An unofficial blog that watches Google's attempts to move your operating system online since 2005. Not affiliated with Google.

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January 2, 2008

Google AdSense Stats

AdSense launched a section for new publishers - Newbie Center - where you can find a lot of basic things about the program, but also read some numbers. Google uses "might" whenever there's a number involved probably because they don't want to influence you too much.

"While there's no magic formula to determine how much revenue you'll receive based on a certain amount of traffic, it helps to be realistic about your earning potential. For example, for every thousand page impressions you receive, you might earn anywhere from $0.05 to $5.00." A 2006 article from Business 2.0 Magazine partially agrees to this: "CPM rates on Google AdSense and competing automated systems are estimated at anywhere from 50 cents to a few bucks."

Google also talks about the magical high paying ads: "while it's nice to receive higher paying ads, keep in mind that higher paying ads may be aimed at a smaller target audience and therefore generate less interest and ultimately fewer clicks." Google says that "for a larger site, 1% might be considered a decent clickthrough rate".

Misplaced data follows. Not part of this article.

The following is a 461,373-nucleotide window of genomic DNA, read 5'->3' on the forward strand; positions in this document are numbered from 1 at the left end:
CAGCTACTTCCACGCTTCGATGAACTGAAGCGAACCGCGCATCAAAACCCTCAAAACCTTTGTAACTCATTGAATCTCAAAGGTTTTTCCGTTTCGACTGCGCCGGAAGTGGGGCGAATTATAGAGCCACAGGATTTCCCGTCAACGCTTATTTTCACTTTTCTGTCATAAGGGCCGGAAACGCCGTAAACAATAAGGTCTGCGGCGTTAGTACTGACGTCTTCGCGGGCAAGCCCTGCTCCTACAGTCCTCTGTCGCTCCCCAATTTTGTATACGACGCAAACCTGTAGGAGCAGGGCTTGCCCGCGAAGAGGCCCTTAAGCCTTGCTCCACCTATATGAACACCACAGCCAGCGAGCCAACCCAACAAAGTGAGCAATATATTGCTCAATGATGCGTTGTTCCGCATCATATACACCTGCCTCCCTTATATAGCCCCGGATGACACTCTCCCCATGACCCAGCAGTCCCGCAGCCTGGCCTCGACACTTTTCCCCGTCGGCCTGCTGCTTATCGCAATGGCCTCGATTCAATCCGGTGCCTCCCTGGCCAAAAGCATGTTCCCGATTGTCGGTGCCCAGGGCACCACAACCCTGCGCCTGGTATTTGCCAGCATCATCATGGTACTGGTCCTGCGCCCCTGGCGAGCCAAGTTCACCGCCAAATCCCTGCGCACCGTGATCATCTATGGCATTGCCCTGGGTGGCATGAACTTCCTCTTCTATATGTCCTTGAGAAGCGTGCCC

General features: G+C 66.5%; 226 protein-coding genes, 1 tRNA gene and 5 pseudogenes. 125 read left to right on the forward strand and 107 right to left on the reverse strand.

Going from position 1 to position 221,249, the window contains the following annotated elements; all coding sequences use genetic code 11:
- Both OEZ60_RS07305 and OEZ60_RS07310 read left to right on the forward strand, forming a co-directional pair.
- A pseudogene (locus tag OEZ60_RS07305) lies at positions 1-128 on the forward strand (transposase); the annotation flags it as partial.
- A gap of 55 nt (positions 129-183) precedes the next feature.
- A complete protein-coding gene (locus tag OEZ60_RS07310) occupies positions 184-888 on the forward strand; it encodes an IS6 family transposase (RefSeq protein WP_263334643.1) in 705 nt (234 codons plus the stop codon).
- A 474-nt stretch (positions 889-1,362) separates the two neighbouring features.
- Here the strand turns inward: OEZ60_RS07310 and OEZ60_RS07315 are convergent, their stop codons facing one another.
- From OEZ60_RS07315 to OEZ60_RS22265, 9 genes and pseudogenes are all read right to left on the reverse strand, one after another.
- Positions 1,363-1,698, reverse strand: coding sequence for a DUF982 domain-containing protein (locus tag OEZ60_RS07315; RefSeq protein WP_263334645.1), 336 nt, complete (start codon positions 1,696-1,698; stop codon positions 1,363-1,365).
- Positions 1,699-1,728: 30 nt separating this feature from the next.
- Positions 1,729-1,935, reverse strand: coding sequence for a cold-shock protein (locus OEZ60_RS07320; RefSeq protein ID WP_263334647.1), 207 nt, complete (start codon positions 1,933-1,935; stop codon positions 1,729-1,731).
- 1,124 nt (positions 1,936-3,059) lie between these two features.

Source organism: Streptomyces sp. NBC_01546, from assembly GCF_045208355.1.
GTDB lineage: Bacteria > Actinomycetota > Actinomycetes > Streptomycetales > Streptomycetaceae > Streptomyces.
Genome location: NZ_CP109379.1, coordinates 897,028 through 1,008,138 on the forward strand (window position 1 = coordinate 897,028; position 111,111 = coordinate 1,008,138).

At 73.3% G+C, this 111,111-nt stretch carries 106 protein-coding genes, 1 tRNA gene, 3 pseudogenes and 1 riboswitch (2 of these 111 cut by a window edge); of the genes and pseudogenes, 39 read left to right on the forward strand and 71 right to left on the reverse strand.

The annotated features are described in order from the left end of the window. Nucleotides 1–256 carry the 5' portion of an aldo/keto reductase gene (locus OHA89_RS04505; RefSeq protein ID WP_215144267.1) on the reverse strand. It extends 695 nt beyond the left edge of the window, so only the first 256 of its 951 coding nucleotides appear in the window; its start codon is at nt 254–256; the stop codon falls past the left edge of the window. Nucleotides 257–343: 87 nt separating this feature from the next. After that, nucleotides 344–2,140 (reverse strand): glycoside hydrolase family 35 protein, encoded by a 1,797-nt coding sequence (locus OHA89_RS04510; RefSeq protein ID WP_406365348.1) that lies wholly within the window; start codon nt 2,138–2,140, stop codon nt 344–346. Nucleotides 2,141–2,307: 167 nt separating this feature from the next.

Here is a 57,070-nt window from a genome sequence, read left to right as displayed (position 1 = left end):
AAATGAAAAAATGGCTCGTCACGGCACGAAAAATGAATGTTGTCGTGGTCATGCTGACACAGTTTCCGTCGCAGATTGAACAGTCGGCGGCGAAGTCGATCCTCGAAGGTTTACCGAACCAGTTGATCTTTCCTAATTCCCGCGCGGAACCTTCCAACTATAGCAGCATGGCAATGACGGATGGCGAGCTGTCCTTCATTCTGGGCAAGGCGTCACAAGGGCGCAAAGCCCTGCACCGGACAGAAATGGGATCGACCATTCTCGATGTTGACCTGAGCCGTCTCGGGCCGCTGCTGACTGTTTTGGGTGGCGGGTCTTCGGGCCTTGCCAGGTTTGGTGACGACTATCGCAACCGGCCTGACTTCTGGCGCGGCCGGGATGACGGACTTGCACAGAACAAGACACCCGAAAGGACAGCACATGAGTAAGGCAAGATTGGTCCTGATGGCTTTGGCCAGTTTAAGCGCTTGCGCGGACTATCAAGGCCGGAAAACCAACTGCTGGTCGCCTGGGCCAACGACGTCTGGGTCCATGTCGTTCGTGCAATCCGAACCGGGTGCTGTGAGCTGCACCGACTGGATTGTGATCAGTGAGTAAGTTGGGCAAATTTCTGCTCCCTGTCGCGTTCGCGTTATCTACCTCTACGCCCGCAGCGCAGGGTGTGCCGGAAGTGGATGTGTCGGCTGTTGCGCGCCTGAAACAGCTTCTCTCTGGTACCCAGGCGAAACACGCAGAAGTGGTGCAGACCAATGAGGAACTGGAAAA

Google AdSense's TOS doesn't allow you to reveal the clickthrough rates for your sites and, by default, Google displays stats at the page level. So instead of seeing the average CTR and CPM for an ad unit, Google will show the average numbers for a web page. To see the real numbers, you need to go to advanced reports and select "show data by ad unit". Note that Google doesn't break down the data by domain or subdomain, so you need to create URL channels for each of your site. You can create up to 200 URL channels and they start tracking data only after you add them.


Google AdSense makes it difficult to find key information about ads and it doesn't separate the performance by ad block type, domain, referral etc. At some point, a post from Google Analytics blog suggested a possible integration with AdSense, but the current level of openness is not encouraging.

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